Last weekend I went back to college. Or to campus, at least. And as a fellow English-major grad and I sat on the bank of our college-town river, chatting about (what else?) books, movies, and music, we had one of those epiphanies that campuses tend to inspire: why aren’t indie books cool?
O.K., so this epiphany was more of a question than an answer. But sometimes the best discussions end that way.
In some hipster-filled havens of higher learning, you can’t get by without a passing knowledge of indie music and film. College kids and 20-somethings comb the internet for new bands and take every opportunity to declare, “I knew them before they were cool.”
So, we mused, why isn’t this the mantra for the “booksters” (bookworms + hipsters?) that undoubtedly exist on these campuses, too?
Our conversation began when I told my friend about a manuscript submission I’d read as a Coffee House Press intern this summer. As usual, we did our little English-major dance: “There are just so many books in the world. How can I read them all?” Throw in indie books, and even books that are never published, and it’s quite the mind bomb.
When I say “indie book,” I’m not talking about self-published novels. (Those are a whole different conversation.) I mean books published by small, independent presses, and Coffee House is only one of many. We English majors should be on top of the latest indie books, and to the general onlooker, maybe we are. Sure, most of us reject current bestsellers by John Grisham and Jodi Picoult, but even the contemporary authors we turn to instead—David Foster Wallace, Zadie Smith, Michael Chabon, Jonathan Franzen—are published by the country’s largest presses. These writers are incredible, but they’re far from indie.
I read extremely few books by small presses before this year, mostly because I needed to read all of the books people had actually heard of first. But when I decided to try out publishing, I picked up two Coffee House volumes—I Hotel by Karen Tei Yamashita and Leaving the Atocha Station by Ben Lerner—and took a guilt-free break from the big-name books; this was for a job, after all. Long story short, they’re two of the best books I’ve read this year, and I’ve been recommending them to every reader I know.
When it comes to picking up a book by a less publicized author, I understand the reluctance. Heck, I’m still reluctant. Call it risk management. Compared to listening to an album or watching a movie, reading a book takes time, effort, and undivided attention. And if that book is truly obscure, you’re not going to find it in a used bookstore—maybe not even in a library. You’re going to have to BUY it, without the guarantee that it’s going to be good.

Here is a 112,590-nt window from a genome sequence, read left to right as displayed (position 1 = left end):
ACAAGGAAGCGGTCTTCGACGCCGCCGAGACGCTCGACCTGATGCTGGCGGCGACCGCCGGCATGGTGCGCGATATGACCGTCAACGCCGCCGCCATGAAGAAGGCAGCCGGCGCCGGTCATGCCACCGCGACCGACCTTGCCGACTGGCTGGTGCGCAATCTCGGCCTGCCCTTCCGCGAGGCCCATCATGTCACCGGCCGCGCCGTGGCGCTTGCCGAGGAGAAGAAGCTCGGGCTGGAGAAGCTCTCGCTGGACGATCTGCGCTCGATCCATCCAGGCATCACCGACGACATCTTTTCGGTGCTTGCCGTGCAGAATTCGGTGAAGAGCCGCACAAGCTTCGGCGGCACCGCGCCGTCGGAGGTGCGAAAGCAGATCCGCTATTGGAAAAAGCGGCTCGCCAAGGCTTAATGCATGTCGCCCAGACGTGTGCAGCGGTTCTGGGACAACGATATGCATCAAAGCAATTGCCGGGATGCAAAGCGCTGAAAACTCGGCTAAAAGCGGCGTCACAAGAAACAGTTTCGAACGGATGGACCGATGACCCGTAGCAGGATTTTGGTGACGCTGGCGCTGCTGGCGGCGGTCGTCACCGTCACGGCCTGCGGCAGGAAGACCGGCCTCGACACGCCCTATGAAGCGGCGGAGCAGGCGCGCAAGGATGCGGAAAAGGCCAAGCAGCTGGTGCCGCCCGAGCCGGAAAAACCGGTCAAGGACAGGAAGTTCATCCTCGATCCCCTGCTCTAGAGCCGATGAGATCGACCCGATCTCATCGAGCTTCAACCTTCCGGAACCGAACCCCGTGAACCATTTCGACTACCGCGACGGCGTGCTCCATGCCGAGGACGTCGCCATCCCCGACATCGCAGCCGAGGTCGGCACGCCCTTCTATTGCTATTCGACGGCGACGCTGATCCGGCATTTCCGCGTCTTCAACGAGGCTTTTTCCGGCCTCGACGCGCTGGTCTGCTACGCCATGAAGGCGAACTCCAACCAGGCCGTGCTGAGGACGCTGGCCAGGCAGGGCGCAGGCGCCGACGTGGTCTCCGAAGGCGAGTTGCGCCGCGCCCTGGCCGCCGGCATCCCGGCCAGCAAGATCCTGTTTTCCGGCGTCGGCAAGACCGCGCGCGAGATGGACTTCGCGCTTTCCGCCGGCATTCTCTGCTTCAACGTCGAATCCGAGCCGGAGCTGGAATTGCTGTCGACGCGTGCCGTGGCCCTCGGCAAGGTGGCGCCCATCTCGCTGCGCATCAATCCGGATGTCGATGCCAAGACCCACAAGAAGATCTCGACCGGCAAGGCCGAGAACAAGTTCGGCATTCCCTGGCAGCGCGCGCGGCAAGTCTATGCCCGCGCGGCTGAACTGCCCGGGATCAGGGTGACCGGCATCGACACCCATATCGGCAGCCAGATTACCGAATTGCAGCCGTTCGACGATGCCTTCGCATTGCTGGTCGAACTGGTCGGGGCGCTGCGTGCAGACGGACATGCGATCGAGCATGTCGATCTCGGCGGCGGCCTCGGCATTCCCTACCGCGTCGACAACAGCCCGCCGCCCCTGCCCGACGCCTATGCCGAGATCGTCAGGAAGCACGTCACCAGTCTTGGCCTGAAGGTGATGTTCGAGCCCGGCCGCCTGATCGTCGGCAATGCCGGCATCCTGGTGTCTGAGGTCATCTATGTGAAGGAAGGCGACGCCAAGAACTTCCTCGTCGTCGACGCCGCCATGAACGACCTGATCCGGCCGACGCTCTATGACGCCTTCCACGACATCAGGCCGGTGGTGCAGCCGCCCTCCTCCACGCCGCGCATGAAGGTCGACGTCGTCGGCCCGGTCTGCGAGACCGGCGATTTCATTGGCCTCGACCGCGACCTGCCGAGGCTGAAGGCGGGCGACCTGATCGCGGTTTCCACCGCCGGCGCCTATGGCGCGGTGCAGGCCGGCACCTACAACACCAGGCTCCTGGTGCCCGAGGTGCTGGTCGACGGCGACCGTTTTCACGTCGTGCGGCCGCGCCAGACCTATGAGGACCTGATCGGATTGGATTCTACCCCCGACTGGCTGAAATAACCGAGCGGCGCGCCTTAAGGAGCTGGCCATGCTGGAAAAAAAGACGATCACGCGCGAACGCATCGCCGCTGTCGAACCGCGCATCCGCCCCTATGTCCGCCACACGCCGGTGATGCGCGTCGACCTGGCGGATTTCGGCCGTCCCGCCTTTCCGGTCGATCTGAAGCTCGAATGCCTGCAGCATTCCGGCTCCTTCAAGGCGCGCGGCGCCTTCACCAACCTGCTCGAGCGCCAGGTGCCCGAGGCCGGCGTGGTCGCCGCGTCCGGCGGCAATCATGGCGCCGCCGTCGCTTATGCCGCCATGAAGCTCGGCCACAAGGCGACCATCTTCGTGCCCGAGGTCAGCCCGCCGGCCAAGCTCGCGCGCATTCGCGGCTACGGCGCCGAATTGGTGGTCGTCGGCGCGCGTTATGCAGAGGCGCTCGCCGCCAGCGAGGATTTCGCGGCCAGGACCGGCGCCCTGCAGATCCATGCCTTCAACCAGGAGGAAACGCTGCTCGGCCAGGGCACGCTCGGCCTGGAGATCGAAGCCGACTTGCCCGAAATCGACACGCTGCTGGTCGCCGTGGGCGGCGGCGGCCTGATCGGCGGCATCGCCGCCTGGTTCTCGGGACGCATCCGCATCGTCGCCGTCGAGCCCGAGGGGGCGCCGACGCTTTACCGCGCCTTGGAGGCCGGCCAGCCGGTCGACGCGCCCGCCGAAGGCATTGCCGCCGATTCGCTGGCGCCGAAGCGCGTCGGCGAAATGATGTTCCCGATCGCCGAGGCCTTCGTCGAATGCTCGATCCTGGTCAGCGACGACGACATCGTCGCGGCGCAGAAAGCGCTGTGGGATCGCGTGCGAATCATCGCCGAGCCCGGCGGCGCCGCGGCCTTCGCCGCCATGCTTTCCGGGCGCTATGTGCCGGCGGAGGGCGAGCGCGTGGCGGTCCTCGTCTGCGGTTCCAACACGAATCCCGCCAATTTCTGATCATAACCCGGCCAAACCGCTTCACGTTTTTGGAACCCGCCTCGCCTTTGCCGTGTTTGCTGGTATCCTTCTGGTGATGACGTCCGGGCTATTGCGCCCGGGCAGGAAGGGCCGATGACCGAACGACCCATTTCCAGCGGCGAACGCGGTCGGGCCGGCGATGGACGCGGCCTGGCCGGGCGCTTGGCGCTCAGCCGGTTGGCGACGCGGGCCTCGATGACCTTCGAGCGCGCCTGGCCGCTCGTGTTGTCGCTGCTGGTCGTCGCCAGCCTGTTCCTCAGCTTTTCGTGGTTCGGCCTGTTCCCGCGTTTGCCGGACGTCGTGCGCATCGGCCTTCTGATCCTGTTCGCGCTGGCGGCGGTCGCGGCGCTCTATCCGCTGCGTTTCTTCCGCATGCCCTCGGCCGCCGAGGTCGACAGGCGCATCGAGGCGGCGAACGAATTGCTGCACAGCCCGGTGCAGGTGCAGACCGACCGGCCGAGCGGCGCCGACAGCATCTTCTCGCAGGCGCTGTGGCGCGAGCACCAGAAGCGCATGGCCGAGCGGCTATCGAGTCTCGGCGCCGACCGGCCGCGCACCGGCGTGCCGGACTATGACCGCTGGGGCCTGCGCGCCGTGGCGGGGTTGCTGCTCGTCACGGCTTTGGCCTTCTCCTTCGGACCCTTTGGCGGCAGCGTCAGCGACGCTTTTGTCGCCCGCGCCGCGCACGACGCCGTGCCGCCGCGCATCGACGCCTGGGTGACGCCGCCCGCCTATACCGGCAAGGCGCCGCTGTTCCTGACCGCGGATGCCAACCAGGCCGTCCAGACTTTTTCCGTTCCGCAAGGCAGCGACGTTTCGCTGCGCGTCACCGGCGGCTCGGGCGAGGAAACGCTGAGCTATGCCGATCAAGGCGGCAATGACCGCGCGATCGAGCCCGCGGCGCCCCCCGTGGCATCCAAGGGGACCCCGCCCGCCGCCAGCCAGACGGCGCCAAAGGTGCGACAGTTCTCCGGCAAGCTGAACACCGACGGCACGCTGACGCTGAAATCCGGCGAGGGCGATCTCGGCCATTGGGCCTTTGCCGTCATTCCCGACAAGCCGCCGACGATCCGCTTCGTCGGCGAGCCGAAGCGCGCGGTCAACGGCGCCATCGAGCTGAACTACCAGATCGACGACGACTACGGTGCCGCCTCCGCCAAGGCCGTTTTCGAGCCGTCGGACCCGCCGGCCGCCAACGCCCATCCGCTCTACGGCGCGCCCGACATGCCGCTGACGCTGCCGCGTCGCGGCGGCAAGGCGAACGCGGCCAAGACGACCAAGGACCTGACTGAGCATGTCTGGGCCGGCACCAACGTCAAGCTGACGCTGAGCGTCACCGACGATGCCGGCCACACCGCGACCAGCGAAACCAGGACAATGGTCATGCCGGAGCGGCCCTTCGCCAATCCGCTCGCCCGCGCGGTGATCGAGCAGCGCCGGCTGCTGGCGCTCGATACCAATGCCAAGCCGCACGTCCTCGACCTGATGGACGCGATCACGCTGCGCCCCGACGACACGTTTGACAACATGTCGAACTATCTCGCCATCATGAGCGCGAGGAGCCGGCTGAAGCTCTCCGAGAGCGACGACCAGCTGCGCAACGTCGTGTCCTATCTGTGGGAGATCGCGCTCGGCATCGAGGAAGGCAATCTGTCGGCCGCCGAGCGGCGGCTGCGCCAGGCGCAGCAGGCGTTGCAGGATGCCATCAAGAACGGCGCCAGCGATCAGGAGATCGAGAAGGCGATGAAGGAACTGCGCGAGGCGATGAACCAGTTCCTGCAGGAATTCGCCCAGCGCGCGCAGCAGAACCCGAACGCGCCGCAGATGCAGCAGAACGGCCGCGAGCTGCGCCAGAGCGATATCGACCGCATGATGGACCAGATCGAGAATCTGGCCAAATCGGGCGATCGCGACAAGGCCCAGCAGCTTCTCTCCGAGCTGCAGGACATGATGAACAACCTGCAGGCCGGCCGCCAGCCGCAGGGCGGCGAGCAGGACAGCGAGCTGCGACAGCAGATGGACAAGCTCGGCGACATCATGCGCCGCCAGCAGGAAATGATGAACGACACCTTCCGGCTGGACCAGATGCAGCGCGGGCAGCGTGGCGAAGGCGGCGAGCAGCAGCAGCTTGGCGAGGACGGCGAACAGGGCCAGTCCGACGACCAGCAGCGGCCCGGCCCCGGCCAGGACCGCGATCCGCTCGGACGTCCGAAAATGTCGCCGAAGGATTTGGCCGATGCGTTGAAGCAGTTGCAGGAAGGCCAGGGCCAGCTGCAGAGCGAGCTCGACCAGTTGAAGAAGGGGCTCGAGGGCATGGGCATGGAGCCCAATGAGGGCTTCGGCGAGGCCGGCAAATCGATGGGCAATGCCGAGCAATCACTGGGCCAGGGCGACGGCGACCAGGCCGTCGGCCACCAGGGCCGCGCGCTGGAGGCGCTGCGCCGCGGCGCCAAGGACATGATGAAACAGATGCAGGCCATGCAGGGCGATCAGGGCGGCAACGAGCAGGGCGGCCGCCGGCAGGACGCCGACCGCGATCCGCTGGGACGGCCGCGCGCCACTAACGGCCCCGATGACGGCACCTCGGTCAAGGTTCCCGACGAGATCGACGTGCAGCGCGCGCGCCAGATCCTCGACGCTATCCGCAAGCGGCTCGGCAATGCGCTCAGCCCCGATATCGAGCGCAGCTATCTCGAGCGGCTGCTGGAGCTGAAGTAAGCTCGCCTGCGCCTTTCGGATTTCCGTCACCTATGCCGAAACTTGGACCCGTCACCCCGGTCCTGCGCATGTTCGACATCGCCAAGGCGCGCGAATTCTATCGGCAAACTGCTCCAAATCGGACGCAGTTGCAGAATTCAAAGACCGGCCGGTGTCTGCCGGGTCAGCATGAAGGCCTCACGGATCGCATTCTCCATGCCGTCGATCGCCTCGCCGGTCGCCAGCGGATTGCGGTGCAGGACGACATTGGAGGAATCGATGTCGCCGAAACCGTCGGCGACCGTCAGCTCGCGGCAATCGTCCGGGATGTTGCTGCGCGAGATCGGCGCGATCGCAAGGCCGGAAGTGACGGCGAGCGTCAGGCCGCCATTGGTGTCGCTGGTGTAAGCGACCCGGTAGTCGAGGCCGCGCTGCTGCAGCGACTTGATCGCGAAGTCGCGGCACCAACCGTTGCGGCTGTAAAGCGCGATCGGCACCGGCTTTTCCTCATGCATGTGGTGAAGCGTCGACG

Then there’s the issue of credibility. Just this year I read Blue Boy by Rakesh Satyal for a gender studies class. Satyal’s twelve-year-old narrator is warm and entertaining as he comes into his own as a gay youth, but though I loved the book, I couldn’t quite call it “good literature.” It wasn’t until I saw Blue Boy on a shelf at Magers & Quinn this summer that I trusted my own instincts.
Working at Coffee House, though, I’ve realized that trusting your instincts and taste in books is what every editor at every publishing house in the world has to do. Someone—be it a publisher or a reviewer—decides which books you should be reading, so it might as well be you.
But if you’re going to step outside of mainstream lists and reviews, then, as my friend asked, how do you take the next step, to actually find independent books?
My answer: just about the same way you find independent music and movies—word of mouth and the internet. Local bookstores are ideal for seeking recommendations, and Read This!—a collection of recommendations from independent booksellers due out in September—is a great place to start, too. While sites for indie music and movies may seem easier to come by, indie book blogs are everywhere once you look, not to mention sites like indiebound.org.
Even better, publishers preview their books on their own sites every season. If you find a book you like, check out other books from that press, because its mission just might be to publish exactly the kind of books you want to read.
Lucky for me, Minneapolis has a strong indie book community, and, like underground music scenes across the country, your city might have a hidden one, too. So here’s a call to expand your tastes, expand your street cred, and make indie books cool.
Do you think the indie book scene is different from other indie scenes? How do you find indie books in your area? Let us and other readers know by leaving a comment.